Floriculturists in the past mostly have focused on buying flower breeds from existing breeders. Innovation and high cost of accessing seeds and seedlings from breeders have now moved farmers to develop their own alternative flowers. Mr. Lawrence Mukundi an expert in the field of developing indegenous flowers had these to say.
Tell us more on how farmers are developing new flowers from indigenous flowers and what does it involve to develop these flowers?
The costs charged by conventional breeders has forced local flower growers; normaly those who grow plants for sale and would like to move into cut flowers impossible to begin. A small scale farmer may own the land and even sometimes be able to put up a couple of greenhouses but to move on to the next level to become a fully fledged grower remains elusive. Such a Small Grower(SG) may even understand flower husbandry after attending forums organized by the many stakeholder such as crops chemical manufacturers and IFTEX, but to move on one must access seed and seedlings from breeders which don’t come cheap. KALRO is trying to bridge this gap by offering laboratory services for SGs who are ready to start at an incubation level and see them grow to become big growers. KALRO offers plant breeding, propagation and on field services which have proved very affordable and practical to set the SGs on a path of success.
What are some of the types and varieties that are being developed? How is the process of growing these varieties?
This is subjective and is driven by individual SG interest. KARLO will advise on viable varieties at ther floriculture centre in Thika. Once an SG has chosen the variety, KARLO is at hand to offer all other technical services including attaching one to a team leader who coordinates all the aspects of growing.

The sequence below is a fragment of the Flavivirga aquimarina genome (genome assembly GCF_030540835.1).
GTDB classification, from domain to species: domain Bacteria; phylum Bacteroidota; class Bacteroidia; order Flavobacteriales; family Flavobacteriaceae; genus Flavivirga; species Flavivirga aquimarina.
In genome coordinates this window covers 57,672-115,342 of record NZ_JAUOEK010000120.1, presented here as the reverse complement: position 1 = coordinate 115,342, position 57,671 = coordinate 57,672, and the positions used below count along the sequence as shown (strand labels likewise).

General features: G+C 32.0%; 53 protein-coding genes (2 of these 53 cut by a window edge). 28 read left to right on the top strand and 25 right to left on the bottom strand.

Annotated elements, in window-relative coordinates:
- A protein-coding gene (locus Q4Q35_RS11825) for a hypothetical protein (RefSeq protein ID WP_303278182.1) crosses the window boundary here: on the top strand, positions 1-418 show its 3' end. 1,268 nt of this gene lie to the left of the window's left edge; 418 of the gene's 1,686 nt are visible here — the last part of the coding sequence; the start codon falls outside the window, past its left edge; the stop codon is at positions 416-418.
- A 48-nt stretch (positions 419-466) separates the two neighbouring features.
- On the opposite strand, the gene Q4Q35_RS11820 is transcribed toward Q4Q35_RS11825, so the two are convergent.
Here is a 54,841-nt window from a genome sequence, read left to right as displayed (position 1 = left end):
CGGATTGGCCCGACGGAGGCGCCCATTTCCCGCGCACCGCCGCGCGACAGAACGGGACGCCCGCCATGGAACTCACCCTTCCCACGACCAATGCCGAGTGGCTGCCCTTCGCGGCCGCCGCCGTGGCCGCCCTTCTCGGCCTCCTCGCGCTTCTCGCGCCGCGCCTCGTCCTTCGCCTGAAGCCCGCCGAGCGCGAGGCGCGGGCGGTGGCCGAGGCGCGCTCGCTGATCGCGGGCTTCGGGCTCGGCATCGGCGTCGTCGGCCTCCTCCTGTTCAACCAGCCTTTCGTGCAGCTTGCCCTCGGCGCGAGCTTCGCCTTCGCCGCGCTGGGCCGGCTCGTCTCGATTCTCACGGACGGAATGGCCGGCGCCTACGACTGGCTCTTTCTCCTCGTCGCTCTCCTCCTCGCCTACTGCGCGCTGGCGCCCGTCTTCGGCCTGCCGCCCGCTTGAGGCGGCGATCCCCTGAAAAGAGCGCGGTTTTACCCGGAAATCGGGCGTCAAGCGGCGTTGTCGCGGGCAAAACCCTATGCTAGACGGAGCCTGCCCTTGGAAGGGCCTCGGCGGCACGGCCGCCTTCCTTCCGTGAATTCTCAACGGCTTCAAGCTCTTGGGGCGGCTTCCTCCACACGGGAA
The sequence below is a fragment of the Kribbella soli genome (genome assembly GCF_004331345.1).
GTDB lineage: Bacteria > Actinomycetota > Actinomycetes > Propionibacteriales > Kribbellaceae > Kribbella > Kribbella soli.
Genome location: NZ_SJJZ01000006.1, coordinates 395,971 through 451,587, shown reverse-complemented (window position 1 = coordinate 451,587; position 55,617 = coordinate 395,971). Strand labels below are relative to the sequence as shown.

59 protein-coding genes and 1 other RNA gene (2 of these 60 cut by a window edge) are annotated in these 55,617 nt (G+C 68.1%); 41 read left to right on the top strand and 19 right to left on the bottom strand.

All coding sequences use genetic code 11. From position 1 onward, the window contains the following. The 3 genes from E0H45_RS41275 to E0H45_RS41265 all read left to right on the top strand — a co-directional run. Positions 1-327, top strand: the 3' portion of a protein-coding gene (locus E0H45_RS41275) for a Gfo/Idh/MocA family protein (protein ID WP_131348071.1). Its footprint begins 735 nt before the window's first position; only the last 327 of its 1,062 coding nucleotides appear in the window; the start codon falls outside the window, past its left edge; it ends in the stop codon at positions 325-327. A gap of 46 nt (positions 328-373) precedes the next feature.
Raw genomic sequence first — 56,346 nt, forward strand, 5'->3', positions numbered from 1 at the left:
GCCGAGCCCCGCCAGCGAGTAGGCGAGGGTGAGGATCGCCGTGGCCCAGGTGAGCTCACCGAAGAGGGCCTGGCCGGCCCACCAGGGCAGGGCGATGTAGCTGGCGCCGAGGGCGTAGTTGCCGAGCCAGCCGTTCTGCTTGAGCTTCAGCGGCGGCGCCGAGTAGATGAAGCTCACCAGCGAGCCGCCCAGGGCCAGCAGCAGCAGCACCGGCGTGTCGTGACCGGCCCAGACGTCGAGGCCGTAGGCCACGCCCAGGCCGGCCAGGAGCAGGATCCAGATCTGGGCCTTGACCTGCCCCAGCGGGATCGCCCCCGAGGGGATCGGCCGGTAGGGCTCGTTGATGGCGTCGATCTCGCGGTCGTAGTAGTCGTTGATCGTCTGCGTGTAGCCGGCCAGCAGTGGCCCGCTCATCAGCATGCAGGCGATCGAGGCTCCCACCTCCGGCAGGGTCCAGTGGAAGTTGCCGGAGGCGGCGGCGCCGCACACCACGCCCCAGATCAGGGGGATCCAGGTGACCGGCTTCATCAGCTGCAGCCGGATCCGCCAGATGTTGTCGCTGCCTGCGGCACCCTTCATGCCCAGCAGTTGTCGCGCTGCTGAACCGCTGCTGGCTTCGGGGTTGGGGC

What are the competitiveness advantages of these flowers? Can they be grown in any altitude? In terms of managing pests and diseases are they different? Are they environment friendly?
Some of the varieties are already growing on our roadside nursery. That means one can get the seeds/seedlings to propagate on a small scale and multiply to cover bigger acreage as projected. Local chemical companies are already stocked up with herbicides, fertilizers and it is not a problem obtaining such chemicals. One important thing, is that most flowering plants do better at high altitudes and in Kenya we are blessed with land 2000m above sea level in plenty.
What are the challenges involved in developing indegeneous flowers?
One of the challenge is the time it takes to carry out successful breeds in terms of the flower size, stem lengths etc. Another challenge is that an initial investment of about $5000 is required which may not be reachable to a number of small growers. One might not have the patience and ability to absorb the challenge of repeating trials upto 3 years. Water availability in the right quanties and quality may also be a challenge to a SG grower. Experienced manpower for a specific variety may not be available locally.
How is the market reception of these flowers; are they for small niche market or for big niche market and how is their potential?
Its important to say that Hortensias are not the easiest to grow hence most growers are in roses. The market is demanding them hence the prices are good but equally the costs involved is high.
How is the legislation and regulations of these new flowers? How is the patent rights ownership being carried out for these new developed flowers?
Up to now we haven’t thought of patents, instead we are documenting the growing procedures as advised by KARLO and practiced on the trial, with an intention to keep such information as confidential ( Coca cola style).
How is the future of these new flowers?
The future is blight and we see more and more of SGs moving towards local propagations.